Christopher Mitchell: We're going to come to what the next big challenge will be for the FCC and one that we hope that the commission continues to get right. But one other thing I wanted to note is that some of the telephone incumbents particularly, um, a number of rural cooperatives and places in the Upper Midwest, in Montana [and] Idaho, they have been doing really good things with that money that was only available to them. And so I don't want people to think that we're painting with too broad a brush. But there certainly are a lot of telephone incumbents across the country that have taken a lot of money and have not reinvested in the kinds of connections that their communities are going to need to really thrive. Um, so with that, Jon, I'd like to get a sense from you, when you look at the aggregate amounts that the big bidders won, you know, it looks like there's a number of different technologies. You were the biggest gigabit provider. The satellite companies, Viasat in particular, was a big winner. Um, I believe Wisper, which must be a wireless service, was a big winner. What did you take away? And actually I want to know — one other one that was a pretty big winner and that's the folks from the Wilkes Telephone Cooperative out of North Carolina, which is expanding into Virginia. And I don't know, Jon, if they're going head to head with you, but I did just spend a few days with Eric Cramer, a past guest on the show, and I think they're going to be doing pretty interesting things. I'm pretty excited about them. I'm just curious, Jon, if you can give me a sense of your reaction to where most of the money is going, or at least the big winners.
Jonathan Chambers: I would characterize winners in a slightly different sense: not those who won money but those areas of the country that will now get a level of service that had not been possible for them in the past.
Christopher Mitchell: That's a great framing. I appreciate it.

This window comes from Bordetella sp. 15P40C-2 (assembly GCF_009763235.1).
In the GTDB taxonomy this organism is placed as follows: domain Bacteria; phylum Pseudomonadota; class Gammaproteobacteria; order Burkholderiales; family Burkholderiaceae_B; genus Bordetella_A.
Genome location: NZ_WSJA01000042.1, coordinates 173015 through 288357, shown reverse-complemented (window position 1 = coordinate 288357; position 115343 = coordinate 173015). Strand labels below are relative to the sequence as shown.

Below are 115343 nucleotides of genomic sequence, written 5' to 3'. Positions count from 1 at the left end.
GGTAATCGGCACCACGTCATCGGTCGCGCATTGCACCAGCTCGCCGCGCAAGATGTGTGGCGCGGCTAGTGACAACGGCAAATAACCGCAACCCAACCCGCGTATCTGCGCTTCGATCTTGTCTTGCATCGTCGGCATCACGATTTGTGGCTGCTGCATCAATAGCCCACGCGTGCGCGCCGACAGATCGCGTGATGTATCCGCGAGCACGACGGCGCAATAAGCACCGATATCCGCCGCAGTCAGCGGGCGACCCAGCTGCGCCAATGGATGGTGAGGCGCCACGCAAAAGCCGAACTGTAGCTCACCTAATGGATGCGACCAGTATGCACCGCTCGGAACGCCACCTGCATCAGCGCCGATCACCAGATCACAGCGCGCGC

Jonathan Chambers: The big winners for the group that I am associated with, the group that I worked for — that group, in addition to other electric cooperatives that bid in this auction — so Tri-County in Pennsylvania and Lake Region in Oklahoma and Maquoketa in Iowa — so there were other bidders in this auction also electric cooperatives. And collectively the electric cooperatives not only will be getting I think the total is $250+ million, but that is the lion's share of gigabit service. And then if you include some of them that you just mentioned, like Paul Bunyan, which is a telephone cooperative, those are the gigabit tier bidders — and not just gigabit tier bidders. Those are the companies that have agreed in this process largely to build Fiber-to-the-Home networks. The winners are the residents of those communities. The small businesses and the households in those communities are enormous winners because what they will get over the course of the next several years is world class telecommunications service, unrivaled anywhere in the world. That's what they will get, and they're going from a place today where they have, by definition, no one even offering 10 Megabits per second service. So that's a leap forward for those communities. Now, let me say the contrary, which is something that you just mentioned, a big winner in terms of company and a real question mark in my mind anyway in terms of service. So let us point to another auction which had similar results in the state of New York. New York held an auction over the past couple of years in which it awarded funds to folks who would do Fiber-to-the-Home, who would build Fiber-to-the-Home networks, except in areas where no one was bidding. And in those areas, New York was willing to offer funding for fixed wireless and satellite. And the results you had in New York were some 77,000 households will now have satellite service available to them, whereas neighboring communities, neighboring towns, and some cases just like down the street will have Fiber-to-the-Home service.
Christopher Mitchell: To be clear, so presumably the New York funds then just go to lower the cost of satellite for those households.